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Bispebjerg Hospital - a part of Copenhagen University Hospital

Extrastriatal dopamine D2/3 receptors and cortical grey matter volumes in antipsychotic-naïve schizophrenia patients before and after initial antipsychotic treatment

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  • Henrik Nørbak-Emig
  • Lars H Pinborg
  • Jayachandra M Raghava
  • Claus Svarer
  • William F C Baaré
  • Peter Allerup
  • Lars Friberg
  • Egill Rostrup
  • Birte Glenthøj
  • Bjørn H Ebdrup
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OBJECTIVES: Long-term dopamine D2/3 receptor blockade, common to all antipsychotics, may underlie progressive brain volume changes observed in patients with chronic schizophrenia. In the present study, we examined associations between cortical volume changes and extrastriatal dopamine D2/3 receptor binding potentials (BPND) in first-episode schizophrenia patents at baseline and after antipsychotic treatment.

METHODS: Twenty-two initially antipsychotic-naïve patients underwent magnetic resonance imaging (MRI), [(123)I]epidepride single-photon emission computerised tomography (SPECT), and psychopathology assessments before and after 3 months of treatment with either risperidone (N = 13) or zuclopenthixol (N = 9). Twenty healthy controls matched on age, gender and parental socioeconomic status underwent baseline MRI and SPECT.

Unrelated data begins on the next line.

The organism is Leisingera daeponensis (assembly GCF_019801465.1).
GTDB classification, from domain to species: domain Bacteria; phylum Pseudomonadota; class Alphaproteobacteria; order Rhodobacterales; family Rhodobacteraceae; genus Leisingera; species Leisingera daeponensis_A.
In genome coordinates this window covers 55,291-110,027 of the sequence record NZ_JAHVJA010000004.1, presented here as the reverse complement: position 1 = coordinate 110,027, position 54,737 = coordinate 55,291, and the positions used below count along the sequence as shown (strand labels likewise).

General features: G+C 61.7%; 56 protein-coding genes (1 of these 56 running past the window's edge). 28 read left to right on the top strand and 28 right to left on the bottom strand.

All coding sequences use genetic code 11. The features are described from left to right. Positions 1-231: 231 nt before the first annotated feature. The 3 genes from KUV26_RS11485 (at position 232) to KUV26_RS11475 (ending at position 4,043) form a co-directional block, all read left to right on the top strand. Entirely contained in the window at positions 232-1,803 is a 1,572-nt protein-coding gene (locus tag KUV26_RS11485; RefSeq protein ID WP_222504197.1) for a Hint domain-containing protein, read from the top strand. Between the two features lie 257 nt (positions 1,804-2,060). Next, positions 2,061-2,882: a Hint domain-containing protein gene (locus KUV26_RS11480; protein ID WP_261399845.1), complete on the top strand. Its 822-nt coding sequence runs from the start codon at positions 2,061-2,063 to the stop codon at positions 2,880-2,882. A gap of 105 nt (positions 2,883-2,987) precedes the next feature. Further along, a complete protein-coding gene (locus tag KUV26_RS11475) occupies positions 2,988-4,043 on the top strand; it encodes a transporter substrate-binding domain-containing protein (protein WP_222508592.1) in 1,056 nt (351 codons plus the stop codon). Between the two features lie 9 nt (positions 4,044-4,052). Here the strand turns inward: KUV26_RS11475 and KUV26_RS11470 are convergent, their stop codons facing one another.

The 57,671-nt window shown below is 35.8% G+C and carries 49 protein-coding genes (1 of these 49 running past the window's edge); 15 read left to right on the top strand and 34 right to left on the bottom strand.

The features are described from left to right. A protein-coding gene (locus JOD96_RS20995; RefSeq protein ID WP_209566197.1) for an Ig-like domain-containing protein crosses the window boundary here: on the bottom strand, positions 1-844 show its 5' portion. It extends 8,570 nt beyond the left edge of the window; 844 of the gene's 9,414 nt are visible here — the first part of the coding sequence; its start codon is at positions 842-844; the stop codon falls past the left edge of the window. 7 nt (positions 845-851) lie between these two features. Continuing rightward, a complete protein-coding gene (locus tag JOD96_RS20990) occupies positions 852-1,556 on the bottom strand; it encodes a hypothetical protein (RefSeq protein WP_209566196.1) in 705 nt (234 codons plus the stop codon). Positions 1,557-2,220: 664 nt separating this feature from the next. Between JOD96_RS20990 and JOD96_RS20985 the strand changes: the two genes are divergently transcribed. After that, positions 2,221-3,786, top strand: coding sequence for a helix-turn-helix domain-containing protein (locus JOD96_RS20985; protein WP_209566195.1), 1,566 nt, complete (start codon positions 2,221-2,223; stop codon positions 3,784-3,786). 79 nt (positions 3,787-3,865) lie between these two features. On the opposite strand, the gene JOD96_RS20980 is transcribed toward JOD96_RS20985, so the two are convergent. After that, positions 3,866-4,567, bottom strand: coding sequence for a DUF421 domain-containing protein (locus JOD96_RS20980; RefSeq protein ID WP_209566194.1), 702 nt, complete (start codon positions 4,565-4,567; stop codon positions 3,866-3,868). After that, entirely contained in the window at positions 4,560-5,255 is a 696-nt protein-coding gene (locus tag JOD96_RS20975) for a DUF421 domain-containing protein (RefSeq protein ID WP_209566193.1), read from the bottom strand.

RESULTS: Neither extrastriatal D2/3 receptor BPND at baseline, nor blockade at follow-up, was related to regional cortical volume changes. In post-hoc analyses excluding three patients with cannabis use we found that higher D2/3 receptor occupancy was significantly associated with an increase in right frontal grey matter volume.

CONCLUSIONS: The present data do not support an association between extrastriatal D2/3 receptor blockade and extrastriatal grey matter loss in the early phases of schizophrenia. Although inconclusive, our exclusion of patients tested positive for cannabis use speaks to keeping attention to potential confounding factors in imaging studies.

Original languageEnglish
Article number18
JournalThe world journal of biological psychiatry : the official journal of the World Federation of Societies of Biological Psychiatry
Issue number7
Pages (from-to)539-549
Number of pages11
Publication statusPublished - Oct 2017

ID: 49126105